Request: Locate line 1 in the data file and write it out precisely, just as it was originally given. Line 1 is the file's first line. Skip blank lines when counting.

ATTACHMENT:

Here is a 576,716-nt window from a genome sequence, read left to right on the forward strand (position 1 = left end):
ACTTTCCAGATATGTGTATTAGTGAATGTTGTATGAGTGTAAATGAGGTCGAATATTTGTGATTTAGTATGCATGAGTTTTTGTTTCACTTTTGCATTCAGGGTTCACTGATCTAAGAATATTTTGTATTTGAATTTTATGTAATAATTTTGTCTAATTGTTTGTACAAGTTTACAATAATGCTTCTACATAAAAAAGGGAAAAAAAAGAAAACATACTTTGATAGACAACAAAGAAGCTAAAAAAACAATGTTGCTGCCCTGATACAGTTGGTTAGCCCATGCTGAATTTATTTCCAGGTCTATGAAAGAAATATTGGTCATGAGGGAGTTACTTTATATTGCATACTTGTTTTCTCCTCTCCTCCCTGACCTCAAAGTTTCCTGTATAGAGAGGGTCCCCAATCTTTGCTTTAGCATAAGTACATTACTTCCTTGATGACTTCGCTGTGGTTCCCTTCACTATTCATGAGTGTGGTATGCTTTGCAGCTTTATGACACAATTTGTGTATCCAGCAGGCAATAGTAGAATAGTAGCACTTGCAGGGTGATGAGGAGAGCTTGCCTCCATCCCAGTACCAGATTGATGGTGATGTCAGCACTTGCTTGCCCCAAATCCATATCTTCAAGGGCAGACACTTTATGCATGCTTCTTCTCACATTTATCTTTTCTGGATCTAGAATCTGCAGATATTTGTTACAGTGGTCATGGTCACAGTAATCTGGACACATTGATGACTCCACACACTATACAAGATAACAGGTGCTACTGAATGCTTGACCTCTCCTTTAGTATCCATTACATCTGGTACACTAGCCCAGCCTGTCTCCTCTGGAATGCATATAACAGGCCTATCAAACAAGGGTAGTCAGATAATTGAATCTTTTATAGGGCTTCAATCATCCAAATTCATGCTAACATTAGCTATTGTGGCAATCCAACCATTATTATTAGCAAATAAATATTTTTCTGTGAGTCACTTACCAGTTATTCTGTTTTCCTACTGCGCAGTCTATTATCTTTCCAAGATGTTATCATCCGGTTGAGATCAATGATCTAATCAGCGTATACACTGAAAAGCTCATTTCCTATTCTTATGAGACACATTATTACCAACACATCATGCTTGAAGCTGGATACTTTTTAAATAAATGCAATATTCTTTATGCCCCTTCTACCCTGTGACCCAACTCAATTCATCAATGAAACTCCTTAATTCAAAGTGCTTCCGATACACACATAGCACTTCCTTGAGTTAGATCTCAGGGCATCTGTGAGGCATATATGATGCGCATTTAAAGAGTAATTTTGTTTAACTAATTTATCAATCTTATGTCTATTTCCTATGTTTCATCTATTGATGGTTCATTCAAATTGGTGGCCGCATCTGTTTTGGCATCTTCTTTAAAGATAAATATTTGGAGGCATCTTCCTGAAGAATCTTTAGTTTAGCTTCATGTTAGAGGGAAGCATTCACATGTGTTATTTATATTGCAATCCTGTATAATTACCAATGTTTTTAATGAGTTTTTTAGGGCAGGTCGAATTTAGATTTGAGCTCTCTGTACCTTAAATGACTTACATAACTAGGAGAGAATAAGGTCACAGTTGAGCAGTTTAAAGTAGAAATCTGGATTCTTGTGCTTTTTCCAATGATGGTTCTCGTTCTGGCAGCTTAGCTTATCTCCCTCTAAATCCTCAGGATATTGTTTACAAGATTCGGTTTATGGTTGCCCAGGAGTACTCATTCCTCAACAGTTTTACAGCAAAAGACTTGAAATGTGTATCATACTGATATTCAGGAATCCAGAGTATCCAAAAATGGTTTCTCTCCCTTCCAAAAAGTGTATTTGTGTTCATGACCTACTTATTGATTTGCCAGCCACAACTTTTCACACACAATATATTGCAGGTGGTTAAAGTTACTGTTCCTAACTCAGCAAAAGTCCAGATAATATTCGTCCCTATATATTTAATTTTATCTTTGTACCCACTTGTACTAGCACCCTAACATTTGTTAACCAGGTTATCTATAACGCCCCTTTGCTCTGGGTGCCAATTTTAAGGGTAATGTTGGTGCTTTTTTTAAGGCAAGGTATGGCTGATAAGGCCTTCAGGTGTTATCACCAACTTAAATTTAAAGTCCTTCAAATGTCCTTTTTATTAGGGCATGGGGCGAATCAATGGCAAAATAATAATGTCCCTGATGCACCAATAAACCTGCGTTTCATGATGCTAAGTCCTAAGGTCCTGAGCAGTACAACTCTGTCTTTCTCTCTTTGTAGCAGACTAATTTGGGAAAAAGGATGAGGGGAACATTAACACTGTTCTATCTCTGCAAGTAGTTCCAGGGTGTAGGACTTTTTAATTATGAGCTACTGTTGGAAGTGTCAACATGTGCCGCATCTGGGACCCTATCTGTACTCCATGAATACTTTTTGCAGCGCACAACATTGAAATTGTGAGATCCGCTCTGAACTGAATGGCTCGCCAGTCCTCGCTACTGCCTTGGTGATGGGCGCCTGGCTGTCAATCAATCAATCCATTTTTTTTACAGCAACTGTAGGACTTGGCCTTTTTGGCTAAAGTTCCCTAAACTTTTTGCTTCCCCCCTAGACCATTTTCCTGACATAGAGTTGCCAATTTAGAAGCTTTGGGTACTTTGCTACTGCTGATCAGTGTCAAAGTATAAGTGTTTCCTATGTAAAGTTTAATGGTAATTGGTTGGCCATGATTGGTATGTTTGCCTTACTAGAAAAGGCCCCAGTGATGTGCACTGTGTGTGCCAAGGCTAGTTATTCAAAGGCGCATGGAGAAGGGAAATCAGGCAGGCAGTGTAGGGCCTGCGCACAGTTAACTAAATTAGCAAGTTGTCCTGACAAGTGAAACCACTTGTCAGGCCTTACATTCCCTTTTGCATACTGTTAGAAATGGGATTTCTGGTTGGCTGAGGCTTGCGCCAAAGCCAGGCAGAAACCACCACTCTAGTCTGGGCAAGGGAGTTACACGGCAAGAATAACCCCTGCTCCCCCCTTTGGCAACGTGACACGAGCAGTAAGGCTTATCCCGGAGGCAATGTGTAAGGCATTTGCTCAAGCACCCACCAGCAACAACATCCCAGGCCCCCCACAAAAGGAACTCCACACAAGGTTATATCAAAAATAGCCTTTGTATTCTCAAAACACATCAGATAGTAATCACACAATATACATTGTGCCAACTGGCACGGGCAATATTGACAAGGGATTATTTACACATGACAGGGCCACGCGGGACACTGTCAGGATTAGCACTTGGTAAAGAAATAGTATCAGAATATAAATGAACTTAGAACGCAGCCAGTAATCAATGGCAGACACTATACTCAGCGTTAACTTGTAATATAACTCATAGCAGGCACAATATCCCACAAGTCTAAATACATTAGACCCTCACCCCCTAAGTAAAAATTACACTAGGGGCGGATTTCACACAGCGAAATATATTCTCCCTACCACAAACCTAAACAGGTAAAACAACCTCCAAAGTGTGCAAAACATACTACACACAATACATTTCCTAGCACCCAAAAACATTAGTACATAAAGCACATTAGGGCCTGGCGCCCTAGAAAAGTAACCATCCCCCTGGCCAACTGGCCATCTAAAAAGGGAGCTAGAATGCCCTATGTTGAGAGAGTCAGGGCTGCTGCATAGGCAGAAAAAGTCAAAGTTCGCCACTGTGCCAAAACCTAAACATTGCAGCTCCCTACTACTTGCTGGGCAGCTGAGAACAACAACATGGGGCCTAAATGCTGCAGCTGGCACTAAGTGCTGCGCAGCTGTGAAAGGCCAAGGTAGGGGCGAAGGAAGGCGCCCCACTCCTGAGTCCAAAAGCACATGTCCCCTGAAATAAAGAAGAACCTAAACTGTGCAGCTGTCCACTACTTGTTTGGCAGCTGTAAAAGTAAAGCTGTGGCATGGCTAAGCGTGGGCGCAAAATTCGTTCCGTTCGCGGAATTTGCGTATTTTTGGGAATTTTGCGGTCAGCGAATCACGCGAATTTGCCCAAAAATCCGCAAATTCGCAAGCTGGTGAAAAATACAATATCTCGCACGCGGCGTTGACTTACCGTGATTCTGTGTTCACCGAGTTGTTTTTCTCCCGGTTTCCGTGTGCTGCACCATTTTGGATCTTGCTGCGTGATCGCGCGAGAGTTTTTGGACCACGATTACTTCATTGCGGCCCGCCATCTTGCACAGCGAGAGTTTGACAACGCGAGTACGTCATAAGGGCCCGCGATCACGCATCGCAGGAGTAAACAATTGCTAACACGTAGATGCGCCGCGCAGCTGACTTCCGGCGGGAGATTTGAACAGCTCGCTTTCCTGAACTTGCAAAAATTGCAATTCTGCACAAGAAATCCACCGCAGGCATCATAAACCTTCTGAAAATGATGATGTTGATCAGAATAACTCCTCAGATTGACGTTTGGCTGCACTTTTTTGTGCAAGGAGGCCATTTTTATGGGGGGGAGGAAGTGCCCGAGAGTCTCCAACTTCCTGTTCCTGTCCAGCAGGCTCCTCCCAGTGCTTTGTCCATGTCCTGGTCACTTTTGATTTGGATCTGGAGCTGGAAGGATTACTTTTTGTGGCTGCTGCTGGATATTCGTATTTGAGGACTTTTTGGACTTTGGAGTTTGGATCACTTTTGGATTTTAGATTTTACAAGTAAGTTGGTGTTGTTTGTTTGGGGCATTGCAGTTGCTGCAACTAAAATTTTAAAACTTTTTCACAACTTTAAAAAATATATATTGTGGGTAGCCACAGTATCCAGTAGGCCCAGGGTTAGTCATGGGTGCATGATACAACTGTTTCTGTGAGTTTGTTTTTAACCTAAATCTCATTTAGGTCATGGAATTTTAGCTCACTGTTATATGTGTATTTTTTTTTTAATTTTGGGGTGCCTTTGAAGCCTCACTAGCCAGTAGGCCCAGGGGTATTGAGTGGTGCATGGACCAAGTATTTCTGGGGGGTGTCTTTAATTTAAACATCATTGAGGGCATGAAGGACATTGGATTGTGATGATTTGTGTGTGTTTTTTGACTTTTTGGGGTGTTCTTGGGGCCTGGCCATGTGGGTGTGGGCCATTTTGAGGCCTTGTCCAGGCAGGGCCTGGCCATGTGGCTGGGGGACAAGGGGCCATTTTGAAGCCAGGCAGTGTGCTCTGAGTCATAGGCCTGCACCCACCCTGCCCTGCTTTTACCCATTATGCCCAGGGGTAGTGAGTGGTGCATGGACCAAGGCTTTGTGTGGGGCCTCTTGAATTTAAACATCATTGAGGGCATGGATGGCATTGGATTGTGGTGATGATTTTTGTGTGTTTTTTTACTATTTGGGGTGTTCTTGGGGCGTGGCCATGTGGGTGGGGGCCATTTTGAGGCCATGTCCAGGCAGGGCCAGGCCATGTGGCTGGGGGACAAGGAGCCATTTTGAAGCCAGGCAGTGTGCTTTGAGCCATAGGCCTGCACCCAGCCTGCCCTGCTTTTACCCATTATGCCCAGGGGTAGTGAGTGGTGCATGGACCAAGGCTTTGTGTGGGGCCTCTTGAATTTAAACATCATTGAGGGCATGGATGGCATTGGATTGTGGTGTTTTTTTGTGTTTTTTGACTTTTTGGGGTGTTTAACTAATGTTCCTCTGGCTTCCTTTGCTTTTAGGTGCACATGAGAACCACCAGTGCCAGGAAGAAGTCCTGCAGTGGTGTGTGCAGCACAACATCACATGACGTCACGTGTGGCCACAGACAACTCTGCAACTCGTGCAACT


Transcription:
Here is a 576,716-nt window from a genome sequence, read left to right on the forward strand (position 1 = left end):